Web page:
What is a Panic Attack?
Almost everyone at some point in their lives experiences a panic attack. A panic attack is when an intense feeling of fear, dread, loss of control and entrapment overwhelms a person. There is usually no identifiable trigger and they seem to strike from seemingly nowhere. Accompanying these feelings are thoughts of an imminent disaster, impending doom and even the fear of sudden death.
A panic attack leads you down roads of irrational thinking, where even the most intelligent of people are forced to feel and believe in the most unlikely of outcomes.
Along with these feelings are other physical symptoms that occur when panic has struck. A panic attack causes our muscles to tense up, our peripheral vision to shut down (tunnel vision) and alters the way we breath – tricking us into thinking we’re not getting enough oxygen. It also causes light headedness, dizziness and sometimes nausea. Below are the main symptoms and feelings that occur during a panic attack:
The Symptoms of a Panic Attack
- Sudden and intense fright.
- A sense of derealisation / detachment from surroundings
- Chest pains
- Pounding or thumping chest
- Fast heart rate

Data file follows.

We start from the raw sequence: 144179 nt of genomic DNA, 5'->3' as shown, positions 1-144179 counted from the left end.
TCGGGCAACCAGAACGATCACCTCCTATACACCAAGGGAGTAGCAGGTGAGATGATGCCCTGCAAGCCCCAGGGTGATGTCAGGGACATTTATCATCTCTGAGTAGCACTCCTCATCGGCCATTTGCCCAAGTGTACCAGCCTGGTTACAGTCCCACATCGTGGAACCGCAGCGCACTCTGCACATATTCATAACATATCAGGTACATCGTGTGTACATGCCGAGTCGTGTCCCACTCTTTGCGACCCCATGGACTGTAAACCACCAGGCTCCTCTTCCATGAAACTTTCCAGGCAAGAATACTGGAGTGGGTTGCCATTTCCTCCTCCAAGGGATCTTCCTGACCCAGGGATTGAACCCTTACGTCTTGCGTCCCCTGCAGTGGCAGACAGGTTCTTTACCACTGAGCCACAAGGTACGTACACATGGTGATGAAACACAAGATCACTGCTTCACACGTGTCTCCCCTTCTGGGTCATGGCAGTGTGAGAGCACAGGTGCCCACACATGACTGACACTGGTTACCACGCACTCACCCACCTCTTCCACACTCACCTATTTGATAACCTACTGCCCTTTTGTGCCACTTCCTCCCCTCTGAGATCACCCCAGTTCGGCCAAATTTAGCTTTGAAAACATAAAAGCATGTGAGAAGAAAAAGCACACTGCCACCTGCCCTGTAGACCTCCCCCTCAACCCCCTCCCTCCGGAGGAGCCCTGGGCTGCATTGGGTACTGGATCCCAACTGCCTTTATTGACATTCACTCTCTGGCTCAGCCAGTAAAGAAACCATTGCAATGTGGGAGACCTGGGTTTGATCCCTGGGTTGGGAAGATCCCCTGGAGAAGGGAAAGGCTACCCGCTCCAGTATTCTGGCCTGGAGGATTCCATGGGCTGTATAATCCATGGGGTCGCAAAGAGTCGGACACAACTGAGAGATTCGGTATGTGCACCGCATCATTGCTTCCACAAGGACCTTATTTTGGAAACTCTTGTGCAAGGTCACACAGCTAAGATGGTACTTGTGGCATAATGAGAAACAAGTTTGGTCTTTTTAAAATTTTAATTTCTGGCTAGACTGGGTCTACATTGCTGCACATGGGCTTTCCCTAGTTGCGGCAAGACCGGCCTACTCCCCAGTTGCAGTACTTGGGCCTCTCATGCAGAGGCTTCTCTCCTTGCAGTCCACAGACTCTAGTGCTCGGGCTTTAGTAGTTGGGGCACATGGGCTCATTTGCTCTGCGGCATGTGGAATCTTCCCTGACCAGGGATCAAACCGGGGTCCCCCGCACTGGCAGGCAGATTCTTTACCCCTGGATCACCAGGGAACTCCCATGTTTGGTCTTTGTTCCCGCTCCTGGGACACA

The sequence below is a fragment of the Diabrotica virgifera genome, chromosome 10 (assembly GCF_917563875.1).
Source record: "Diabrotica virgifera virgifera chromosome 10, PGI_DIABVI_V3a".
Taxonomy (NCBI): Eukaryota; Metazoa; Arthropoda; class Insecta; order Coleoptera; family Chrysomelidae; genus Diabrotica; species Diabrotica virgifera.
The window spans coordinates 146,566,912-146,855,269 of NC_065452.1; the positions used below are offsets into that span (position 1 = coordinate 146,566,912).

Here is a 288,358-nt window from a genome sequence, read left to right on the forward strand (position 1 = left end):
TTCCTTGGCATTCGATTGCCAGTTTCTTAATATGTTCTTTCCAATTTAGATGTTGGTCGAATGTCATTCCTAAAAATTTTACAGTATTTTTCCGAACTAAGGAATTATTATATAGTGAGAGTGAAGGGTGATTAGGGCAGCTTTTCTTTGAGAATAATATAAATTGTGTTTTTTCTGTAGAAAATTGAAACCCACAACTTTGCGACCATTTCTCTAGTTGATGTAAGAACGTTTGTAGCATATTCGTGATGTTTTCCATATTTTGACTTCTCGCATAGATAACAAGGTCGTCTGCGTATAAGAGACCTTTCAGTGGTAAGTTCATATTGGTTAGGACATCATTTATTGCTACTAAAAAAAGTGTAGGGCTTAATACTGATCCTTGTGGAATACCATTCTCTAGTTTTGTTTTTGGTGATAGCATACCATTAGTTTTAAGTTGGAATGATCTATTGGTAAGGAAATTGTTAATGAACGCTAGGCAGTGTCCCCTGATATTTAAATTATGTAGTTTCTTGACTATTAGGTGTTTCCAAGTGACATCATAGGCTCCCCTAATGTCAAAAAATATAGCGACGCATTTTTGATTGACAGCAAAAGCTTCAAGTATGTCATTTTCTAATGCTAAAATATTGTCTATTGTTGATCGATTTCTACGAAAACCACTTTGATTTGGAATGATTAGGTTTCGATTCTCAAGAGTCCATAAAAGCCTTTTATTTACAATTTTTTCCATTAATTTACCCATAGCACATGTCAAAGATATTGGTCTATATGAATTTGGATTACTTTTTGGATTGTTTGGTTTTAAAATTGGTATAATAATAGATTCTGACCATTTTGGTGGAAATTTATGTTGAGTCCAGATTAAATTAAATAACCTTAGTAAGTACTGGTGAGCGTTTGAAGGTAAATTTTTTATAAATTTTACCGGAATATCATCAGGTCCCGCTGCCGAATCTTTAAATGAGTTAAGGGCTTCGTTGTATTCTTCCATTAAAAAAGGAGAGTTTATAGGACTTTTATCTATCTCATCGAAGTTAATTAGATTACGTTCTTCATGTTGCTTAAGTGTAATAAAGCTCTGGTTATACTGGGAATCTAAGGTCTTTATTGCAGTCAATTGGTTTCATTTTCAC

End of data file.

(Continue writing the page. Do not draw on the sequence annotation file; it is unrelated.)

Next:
- Difficulty maintaining a steady pace of breathing
- An overwhelming urge to ‘escape’ or run away.
- Irrational thinking. I.e. Am I going to die? Is this a heart attack? I must have a serious condition like cancer.
- Chest fluttering / heart palpitations
- Racing thoughts and confusion
- The urge to do anything but be stationary. I.e. pace the room or squeeze an object.
- Tunnel Vision
- The need to ‘escape’
The Process of a Panic Attack
A panic attack can occur when the body releases a large amount of unexpected adrenaline into the bloodstream. Adrenaline can cause all sorts of changes both physically and mentally, so if we’re unprepared or ‘caught off guard’ by a newly released dump of adrenaline, then it could be expected of us to panic about this sudden change.
The panic comes from the confusion about what is happening and this works in tandem with a belief that you cannot cope. Adrenaline actually causes our minds to race and be filled with all sorts of thoughts and conclusions as to why we’re panicking and why we’re feeling strange.
This would explain why so many people are convinced that they’re having a heart attack, or that they’re going insane, or that they have an incurable condition, and so on. It is the adrenaline that affects our rationality during these periods of panic, thus causing them to turn into prolonged panic attacks. Further to this, there is also a large amount of the chemical cortisol flowing through our bodies. This chemical is partly responsible for the feeling of tension and unease.
Can you control a Panic Attack?